January 8, 2014 at 10:47 am |
  11. George

    This is pure bull on his part. First, if you truly believe, you CAN'T suspend your belief. You can stop going to church or even reading the bible, but prayer is the communication tool between God and man via the Holy Spirit. You can't just disconnect the line unless you outright REJECT God and kick the Holy Spirit out. If he truly believed, then he will always be in some sort of prayer, especially in tough moments. If he is able to NOT pray in those moments, then I would question if he was ever 'Saved' to begin with. In addition, being connected to the Seventh-day Adventist Church, I can totally believe he has never been truly saved.

    January 8, 2014 at 10:45 am |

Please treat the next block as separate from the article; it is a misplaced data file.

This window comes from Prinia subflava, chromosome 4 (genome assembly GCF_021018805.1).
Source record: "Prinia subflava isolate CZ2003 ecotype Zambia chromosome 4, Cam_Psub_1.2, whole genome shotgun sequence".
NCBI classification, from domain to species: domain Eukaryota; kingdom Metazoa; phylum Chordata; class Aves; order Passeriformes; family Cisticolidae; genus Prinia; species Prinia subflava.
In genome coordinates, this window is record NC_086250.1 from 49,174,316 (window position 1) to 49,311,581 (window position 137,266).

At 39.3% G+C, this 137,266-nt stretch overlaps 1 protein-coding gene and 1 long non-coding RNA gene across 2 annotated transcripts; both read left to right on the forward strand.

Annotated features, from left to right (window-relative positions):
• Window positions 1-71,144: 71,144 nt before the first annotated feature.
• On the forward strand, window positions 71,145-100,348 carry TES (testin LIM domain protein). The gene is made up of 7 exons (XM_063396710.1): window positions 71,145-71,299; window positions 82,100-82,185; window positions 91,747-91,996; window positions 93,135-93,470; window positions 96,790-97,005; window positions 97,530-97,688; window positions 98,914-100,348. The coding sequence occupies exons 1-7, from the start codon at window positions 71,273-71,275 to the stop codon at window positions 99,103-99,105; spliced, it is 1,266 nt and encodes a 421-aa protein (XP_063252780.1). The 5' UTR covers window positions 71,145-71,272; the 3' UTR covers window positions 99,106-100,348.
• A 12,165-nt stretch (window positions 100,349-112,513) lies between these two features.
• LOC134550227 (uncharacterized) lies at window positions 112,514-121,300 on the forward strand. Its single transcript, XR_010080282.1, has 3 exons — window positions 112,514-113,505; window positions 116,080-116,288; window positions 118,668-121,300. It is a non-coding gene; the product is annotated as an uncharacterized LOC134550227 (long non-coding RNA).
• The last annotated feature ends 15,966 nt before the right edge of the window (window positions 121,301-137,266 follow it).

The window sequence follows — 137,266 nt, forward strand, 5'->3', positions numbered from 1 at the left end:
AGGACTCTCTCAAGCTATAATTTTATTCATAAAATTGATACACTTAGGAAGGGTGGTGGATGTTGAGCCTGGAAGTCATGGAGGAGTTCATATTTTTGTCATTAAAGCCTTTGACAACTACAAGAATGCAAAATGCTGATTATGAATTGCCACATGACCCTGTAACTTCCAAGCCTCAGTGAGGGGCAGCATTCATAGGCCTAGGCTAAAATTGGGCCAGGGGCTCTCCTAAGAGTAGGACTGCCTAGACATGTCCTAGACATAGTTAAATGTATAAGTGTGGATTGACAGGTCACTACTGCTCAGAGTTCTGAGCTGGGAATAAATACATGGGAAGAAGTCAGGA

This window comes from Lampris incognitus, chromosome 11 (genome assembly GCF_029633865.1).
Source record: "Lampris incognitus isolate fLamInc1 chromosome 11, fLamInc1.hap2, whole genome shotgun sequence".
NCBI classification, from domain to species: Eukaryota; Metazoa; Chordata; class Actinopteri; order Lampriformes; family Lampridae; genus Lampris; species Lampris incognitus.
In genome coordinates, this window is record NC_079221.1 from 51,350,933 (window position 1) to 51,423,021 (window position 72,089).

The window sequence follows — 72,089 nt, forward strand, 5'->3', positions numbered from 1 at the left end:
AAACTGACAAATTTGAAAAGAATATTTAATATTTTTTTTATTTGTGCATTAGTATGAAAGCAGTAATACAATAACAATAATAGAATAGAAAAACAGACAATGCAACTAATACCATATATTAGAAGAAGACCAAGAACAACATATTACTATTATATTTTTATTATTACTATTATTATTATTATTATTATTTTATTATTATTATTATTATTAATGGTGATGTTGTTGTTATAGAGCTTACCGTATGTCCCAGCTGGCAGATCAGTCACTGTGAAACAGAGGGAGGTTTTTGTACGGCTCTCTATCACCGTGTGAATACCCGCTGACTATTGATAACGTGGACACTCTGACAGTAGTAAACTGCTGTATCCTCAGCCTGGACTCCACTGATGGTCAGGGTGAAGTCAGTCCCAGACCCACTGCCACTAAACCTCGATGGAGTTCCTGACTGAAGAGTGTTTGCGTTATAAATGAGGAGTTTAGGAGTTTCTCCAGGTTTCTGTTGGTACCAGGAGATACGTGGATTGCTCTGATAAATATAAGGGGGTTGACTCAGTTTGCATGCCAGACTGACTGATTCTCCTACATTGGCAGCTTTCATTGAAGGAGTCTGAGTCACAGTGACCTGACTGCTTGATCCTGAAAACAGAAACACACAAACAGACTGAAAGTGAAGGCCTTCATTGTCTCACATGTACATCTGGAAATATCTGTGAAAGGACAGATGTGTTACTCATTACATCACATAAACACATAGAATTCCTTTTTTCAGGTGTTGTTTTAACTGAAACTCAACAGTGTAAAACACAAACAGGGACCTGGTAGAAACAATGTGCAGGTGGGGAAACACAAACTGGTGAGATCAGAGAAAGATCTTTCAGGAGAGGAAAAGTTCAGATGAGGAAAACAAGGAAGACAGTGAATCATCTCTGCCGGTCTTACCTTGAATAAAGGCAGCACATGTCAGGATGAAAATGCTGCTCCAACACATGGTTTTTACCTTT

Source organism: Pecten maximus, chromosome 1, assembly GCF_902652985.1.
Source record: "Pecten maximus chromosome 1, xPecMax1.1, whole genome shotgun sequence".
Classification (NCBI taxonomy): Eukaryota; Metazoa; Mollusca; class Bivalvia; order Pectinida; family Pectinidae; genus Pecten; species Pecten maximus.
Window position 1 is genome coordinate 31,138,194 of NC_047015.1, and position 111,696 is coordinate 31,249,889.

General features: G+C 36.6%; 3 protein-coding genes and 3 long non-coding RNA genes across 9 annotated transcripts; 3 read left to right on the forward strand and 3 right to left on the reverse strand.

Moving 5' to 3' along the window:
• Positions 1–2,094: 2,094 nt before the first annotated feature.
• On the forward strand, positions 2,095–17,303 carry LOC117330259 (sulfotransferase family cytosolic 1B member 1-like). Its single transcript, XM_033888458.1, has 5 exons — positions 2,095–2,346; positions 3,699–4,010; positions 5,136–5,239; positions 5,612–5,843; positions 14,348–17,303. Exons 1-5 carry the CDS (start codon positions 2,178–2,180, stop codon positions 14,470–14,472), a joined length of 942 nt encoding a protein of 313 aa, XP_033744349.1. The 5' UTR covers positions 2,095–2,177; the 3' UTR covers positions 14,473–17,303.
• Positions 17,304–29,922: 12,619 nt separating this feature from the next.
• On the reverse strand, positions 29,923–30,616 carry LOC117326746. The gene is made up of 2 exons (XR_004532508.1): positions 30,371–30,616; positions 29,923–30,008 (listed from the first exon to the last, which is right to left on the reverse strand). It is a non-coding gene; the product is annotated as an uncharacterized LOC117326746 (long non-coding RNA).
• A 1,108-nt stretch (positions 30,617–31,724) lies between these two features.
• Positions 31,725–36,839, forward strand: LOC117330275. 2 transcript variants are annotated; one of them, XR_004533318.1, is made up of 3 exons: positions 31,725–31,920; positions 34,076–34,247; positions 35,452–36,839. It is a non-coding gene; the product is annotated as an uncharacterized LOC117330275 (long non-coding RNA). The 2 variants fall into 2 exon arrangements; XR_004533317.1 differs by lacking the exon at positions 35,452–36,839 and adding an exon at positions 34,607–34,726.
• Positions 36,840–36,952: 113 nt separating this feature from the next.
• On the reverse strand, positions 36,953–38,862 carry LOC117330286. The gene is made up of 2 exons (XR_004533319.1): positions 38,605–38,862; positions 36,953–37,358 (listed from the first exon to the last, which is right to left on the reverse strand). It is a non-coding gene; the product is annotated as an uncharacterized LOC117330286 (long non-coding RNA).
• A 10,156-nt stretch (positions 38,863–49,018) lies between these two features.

• ME II

      Confirmation bias? While I agree that this approach is basically a farce, your definition of "being saved" is fallacious, I think.

      If one can stop believing, then one was never truly saved?

      January 8, 2014 at 10:48 am |
      • Econ301

        I agree this is an example of confermation bias.

        IE: If you say only pink elephants exist and then find a blue elephant your response is that the blue elephant isn't an elephant at all it's something almost exactly but not quite like an elephant. Which is disingenuous, because you are rejecting data that conflicts with your hypothesis.

        January 8, 2014 at 10:56 am |
    • vdc

      What do people need saving from? Imaginary "sins"?

      January 8, 2014 at 10:57 am |
      • Jweller

        I especially like the part that I am being condemned for something a couple of people did "6,000" year ago!!! Darn, does this mythical being really hold a grudge or what! lol

        January 8, 2014 at 11:12 am |